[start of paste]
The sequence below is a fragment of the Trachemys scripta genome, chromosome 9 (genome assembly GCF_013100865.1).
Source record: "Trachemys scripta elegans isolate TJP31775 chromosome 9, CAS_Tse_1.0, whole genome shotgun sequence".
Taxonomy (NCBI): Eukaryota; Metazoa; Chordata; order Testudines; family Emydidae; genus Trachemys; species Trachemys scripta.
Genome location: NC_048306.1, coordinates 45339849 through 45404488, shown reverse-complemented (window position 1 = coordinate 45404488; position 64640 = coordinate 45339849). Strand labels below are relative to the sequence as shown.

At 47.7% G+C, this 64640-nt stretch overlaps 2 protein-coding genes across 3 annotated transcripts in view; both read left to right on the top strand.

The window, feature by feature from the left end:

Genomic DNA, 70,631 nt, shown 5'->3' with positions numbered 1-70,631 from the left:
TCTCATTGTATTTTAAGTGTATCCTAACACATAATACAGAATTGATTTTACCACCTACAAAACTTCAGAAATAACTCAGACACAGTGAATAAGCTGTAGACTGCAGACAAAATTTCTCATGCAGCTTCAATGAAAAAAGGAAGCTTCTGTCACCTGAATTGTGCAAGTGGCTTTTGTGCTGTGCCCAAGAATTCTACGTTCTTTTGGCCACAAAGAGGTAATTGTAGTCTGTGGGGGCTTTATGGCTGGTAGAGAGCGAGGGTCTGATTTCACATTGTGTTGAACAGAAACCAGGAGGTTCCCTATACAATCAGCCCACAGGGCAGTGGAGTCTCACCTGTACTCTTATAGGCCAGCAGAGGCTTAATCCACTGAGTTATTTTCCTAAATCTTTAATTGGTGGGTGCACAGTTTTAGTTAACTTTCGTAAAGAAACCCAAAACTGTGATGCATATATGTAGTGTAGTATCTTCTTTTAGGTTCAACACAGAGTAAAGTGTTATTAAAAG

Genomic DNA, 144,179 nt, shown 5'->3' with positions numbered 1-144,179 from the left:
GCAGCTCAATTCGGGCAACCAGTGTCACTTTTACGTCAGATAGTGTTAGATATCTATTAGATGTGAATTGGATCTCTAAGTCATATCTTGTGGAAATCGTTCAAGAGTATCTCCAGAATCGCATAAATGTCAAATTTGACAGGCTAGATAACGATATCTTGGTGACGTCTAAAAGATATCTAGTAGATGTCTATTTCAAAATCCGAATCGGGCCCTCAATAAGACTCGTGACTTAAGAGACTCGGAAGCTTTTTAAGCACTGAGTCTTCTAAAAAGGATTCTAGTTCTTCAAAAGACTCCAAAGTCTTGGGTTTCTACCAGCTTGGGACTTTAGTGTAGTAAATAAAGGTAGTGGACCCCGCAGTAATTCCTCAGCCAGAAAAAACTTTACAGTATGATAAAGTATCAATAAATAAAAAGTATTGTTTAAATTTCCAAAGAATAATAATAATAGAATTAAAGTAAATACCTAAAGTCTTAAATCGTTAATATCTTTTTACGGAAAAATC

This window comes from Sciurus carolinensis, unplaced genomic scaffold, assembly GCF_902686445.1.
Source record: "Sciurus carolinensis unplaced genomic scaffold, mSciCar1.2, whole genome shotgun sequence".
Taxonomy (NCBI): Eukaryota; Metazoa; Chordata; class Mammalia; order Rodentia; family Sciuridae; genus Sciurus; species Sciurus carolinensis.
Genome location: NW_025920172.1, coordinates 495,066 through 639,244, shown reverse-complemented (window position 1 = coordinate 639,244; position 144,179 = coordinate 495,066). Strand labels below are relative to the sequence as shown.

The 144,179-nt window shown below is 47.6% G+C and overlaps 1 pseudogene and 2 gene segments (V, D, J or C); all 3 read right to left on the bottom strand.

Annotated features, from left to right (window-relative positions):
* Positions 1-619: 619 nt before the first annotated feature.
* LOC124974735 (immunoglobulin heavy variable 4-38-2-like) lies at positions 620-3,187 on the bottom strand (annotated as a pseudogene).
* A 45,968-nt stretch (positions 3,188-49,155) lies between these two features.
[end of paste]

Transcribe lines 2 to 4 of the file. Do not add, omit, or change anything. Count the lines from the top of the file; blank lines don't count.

Source record: "Trachemys scripta elegans isolate TJP31775 chromosome 9, CAS_Tse_1.0, whole genome shotgun sequence".
Taxonomy (NCBI): Eukaryota; Metazoa; Chordata; order Testudines; family Emydidae; genus Trachemys; species Trachemys scripta.
Genome location: NC_048306.1, coordinates 45339849 through 45404488, shown reverse-complemented (window position 1 = coordinate 45404488; position 64640 = coordinate 45339849). Strand labels below are relative to the sequence as shown.